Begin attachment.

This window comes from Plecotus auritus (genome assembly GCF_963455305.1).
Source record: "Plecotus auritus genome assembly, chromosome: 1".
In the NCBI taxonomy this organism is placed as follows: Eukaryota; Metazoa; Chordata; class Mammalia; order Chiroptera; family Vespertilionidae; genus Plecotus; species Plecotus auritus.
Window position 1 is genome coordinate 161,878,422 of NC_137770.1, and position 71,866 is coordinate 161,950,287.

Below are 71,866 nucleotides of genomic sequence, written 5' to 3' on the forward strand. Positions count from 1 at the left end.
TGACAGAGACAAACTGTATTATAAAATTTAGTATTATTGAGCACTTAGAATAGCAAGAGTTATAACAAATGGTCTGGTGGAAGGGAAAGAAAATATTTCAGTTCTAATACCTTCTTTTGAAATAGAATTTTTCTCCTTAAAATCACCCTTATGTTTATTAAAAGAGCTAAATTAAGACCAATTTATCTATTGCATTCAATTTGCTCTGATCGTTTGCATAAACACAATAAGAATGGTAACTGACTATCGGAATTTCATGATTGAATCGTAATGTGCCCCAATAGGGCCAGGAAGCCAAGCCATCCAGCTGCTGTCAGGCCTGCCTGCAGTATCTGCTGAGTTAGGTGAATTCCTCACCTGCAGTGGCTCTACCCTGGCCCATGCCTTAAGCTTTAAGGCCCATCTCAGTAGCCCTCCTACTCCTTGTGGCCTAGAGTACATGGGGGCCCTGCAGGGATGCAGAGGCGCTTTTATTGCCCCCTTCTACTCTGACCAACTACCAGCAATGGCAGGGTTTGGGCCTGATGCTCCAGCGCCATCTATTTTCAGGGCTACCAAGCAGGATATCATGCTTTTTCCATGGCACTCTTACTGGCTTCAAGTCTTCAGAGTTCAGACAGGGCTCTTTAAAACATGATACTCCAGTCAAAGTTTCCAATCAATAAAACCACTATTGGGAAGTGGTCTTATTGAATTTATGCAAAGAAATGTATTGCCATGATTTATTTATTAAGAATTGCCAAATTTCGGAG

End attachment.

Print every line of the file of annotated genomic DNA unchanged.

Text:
This window comes from Plecotus auritus (genome assembly GCF_963455305.1).
Source record: "Plecotus auritus genome assembly, chromosome: 1".
In the NCBI taxonomy this organism is placed as follows: Eukaryota; Metazoa; Chordata; class Mammalia; order Chiroptera; family Vespertilionidae; genus Plecotus; species Plecotus auritus.
Window position 1 is genome coordinate 161,878,422 of NC_137770.1, and position 71,866 is coordinate 161,950,287.

Below are 71,866 nucleotides of genomic sequence, written 5' to 3' on the forward strand. Positions count from 1 at the left end.
TGACAGAGACAAACTGTATTATAAAATTTAGTATTATTGAGCACTTAGAATAGCAAGAGTTATAACAAATGGTCTGGTGGAAGGGAAAGAAAATATTTCAGTTCTAATACCTTCTTTTGAAATAGAATTTTTCTCCTTAAAATCACCCTTATGTTTATTAAAAGAGCTAAATTAAGACCAATTTATCTATTGCATTCAATTTGCTCTGATCGTTTGCATAAACACAATAAGAATGGTAACTGACTATCGGAATTTCATGATTGAATCGTAATGTGCCCCAATAGGGCCAGGAAGCCAAGCCATCCAGCTGCTGTCAGGCCTGCCTGCAGTATCTGCTGAGTTAGGTGAATTCCTCACCTGCAGTGGCTCTACCCTGGCCCATGCCTTAAGCTTTAAGGCCCATCTCAGTAGCCCTCCTACTCCTTGTGGCCTAGAGTACATGGGGGCCCTGCAGGGATGCAGAGGCGCTTTTATTGCCCCCTTCTACTCTGACCAACTACCAGCAATGGCAGGGTTTGGGCCTGATGCTCCAGCGCCATCTATTTTCAGGGCTACCAAGCAGGATATCATGCTTTTTCCATGGCACTCTTACTGGCTTCAAGTCTTCAGAGTTCAGACAGGGCTCTTTAAAACATGATACTCCAGTCAAAGTTTCCAATCAATAAAACCACTATTGGGAAGTGGTCTTATTGAATTTATGCAAAGAAATGTATTGCCATGATTTATTTATTAAGAATTGCCAAATTTCGGAG